We may not like to admit it, but many of us can describe a time when we’ve made a mistake during the progress of a study. These mistakes can range from mixing up wires or forgetting to turn on an amplifier to forgetting to collect an essential piece of information that either requires additional processing time or prevents you from analyzing a certain variable altogether. Increased computing power and technological advancements have also made it easier than ever to collect data. We can collect five measures simultaneously in one study and hundreds of trials in no time at all. But where does this leave us now? We must set up all of this equipment and make sure it works together, monitor it as well as our participant or specimen, and somehow sift through all the data post hoc. Even with a detailed lab notebook, its no wonder problems can arise. Even just writing this makes me feel…exposed, as if I’m the only one who struggles with this. It seems so simple, how can I not get it perfect every time? I always thought that I just had to work harder to not miss small steps, but maybe I just needed a different, yet structured, perspective on how to manage such a high volume of complex information.

It is obvious that one can use a screwdriver as a hammer, but that won’t be efficient. It’s similar with leveraging Git. To make the most of it, you need a recipe to achieve the highest productivity. It is all possible with Git workflows. Besides, a consistent Git workflow ensures more chances to free your development pipeline of unnecessary obstacles. In that case, a checklist is a solution to avoid committing to memory every component of your software development cycle. The tool is able to guide anyone through the workflow jungles including user stories issues, solution coding, forking the code repository, and others.


Checklists are an effective way to get things accomplished but they can also create problems. Your success depends on the length of the checklist and your personality. Lists might help one person feel more organized, while others will feel overwhelmed or frustrated. Some people enjoy the tangible aspects of creating a list, while others ignore the list once it is created and focus on their thoughts instead. The key to effectively using a checklist is creating a list method that works for you.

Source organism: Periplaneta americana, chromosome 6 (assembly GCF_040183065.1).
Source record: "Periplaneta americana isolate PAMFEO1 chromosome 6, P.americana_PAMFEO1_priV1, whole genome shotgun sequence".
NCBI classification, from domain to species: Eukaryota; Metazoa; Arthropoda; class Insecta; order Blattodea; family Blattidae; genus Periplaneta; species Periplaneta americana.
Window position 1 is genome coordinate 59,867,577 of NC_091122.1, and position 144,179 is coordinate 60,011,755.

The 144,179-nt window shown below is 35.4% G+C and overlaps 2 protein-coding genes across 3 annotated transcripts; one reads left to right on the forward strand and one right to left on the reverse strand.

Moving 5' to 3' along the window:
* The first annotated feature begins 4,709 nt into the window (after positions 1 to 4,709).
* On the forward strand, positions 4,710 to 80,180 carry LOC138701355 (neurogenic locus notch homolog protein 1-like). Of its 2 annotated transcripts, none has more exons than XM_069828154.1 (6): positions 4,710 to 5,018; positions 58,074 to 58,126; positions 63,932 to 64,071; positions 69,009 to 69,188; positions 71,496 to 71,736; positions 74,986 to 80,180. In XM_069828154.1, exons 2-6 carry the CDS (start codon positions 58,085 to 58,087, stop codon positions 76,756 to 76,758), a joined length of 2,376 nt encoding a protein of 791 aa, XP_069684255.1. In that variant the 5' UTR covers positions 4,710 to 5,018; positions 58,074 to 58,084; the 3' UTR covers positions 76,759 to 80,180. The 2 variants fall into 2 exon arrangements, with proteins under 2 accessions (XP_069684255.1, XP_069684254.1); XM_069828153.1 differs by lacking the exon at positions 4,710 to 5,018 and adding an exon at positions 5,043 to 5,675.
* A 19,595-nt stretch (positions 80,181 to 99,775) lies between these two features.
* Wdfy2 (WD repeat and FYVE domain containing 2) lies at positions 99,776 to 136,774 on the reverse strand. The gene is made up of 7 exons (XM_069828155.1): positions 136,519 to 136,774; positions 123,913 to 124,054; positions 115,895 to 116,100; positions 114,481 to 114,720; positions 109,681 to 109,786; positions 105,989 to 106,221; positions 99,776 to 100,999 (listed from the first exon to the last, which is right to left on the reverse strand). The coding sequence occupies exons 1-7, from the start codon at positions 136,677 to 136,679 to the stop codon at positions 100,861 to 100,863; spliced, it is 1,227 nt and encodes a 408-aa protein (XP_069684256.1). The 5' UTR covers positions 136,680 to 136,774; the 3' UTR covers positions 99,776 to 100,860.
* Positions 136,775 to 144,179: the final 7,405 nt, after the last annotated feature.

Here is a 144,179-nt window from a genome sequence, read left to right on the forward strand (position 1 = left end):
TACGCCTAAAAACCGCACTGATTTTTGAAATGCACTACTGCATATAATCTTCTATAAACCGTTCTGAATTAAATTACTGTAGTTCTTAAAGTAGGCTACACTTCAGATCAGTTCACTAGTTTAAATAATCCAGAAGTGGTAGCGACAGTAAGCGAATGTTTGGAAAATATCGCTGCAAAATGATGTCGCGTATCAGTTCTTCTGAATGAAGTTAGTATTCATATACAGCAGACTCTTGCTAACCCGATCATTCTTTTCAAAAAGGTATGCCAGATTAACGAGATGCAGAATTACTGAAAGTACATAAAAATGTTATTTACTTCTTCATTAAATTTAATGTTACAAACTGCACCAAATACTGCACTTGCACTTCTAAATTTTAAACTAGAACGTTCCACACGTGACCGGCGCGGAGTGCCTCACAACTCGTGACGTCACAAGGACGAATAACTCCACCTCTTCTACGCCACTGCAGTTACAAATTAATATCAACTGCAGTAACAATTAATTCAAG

This week I made my first checklist for setting up one of my thesis data collections. I listed specific essential tasks and supplemented them with common errors I had either made or had encountered in the past. After making this specific checklist, I decided to see if I could make a general list that could be applied to all studies. Surprisingly, it was easier to do than I thought, although I’m sure it isn’t perfect. I was able to group many of my tasks together under one common point. What is not easy so far is trusting and not deviating from the checklist. It’s been easy to throw the checklist to the side when I get frustrated. In more stressful situations or even when things are running smoothly, I may forget that I’ve come up with a structured way to make sure I’m managing my data collection in the best way possible.

In healthcare, we need to get back to the basics with checklists and reserve the tool for processes that are simple, easy to follow, standardised and (perhaps) time critical. Expanding the term to cover briefings and other tools more suited to complex and variable processes is confusing, and may require communication and advanced team skills to implement and sustain. It is appealing to embrace a single tool to improve safety, and checklists have been found to be effective in some settings.16 However, the complexity of quality and safety improvement in healthcare guarantees that solutions will never be singular, straightforward or simple to sustain.


Modern construction is a perfect example of how checklists can help us manage the complexity of modern life. In today’s complex and interdependent world, failure to communicate is the cause of most of our ineptitude. Different people or teams have different bits of knowledge to complete a project, but failure to communicate that information between the various groups and individuals can cause big-time breakdowns that lead to setbacks, or abject failure.


In healthcare, we need to get back to the basics with checklists and reserve the tool for processes that are simple, easy to follow, standardised and (perhaps) time critical. Expanding the term to cover briefings and other tools more suited to complex and variable processes is confusing, and may require communication and advanced team skills to implement and sustain. It is appealing to embrace a single tool to improve safety, and checklists have been found to be effective in some settings.16 However, the complexity of quality and safety improvement in healthcare guarantees that solutions will never be singular, straightforward or simple to sustain.
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